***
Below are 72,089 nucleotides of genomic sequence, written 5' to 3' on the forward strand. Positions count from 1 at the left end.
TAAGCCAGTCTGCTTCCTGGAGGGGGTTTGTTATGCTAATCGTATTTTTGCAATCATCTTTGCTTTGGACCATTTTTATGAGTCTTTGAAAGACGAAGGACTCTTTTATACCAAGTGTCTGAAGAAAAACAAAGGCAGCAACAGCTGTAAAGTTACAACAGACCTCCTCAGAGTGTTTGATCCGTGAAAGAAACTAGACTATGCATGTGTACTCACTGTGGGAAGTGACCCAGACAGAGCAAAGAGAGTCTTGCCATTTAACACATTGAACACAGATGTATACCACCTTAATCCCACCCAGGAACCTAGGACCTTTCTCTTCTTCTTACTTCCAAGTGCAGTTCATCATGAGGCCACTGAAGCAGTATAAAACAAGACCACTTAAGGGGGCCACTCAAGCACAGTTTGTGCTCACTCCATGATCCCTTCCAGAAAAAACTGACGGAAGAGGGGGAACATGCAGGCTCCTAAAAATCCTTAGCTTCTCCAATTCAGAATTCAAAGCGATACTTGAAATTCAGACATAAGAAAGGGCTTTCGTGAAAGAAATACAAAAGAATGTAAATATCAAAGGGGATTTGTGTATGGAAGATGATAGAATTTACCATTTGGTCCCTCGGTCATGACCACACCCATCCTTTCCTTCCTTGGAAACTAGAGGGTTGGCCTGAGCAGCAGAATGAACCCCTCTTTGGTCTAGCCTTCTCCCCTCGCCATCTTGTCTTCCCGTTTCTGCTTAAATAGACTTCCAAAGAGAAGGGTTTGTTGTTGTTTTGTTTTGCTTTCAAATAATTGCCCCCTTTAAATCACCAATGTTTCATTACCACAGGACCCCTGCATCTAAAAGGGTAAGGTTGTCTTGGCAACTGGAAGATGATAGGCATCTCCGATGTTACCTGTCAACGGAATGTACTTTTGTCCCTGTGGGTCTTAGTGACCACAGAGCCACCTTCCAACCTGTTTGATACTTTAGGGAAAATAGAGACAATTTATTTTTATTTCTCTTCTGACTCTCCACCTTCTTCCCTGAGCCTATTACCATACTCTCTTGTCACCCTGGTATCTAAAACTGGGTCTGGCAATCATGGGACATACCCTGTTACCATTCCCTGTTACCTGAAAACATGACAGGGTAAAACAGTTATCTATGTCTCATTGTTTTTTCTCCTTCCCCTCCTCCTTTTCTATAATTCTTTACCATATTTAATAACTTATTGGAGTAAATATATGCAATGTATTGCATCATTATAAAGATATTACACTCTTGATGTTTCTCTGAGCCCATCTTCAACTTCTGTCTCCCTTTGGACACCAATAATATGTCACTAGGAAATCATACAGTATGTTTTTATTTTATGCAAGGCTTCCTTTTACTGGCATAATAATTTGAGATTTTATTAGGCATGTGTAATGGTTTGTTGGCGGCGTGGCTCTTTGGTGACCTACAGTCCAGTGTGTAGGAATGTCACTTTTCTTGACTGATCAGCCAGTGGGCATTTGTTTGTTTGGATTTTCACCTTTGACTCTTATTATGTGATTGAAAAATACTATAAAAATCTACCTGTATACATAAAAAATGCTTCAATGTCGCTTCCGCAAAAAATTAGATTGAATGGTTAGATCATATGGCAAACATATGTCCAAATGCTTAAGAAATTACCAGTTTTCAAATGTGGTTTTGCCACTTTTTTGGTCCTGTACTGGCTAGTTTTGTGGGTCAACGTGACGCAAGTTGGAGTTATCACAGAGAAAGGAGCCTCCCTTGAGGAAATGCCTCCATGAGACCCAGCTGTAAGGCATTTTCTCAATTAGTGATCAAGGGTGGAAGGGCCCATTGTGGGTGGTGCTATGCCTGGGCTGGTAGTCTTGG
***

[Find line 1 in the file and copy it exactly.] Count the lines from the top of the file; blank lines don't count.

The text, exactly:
Below are 72,089 nucleotides of genomic sequence, written 5' to 3' on the forward strand. Positions count from 1 at the left end.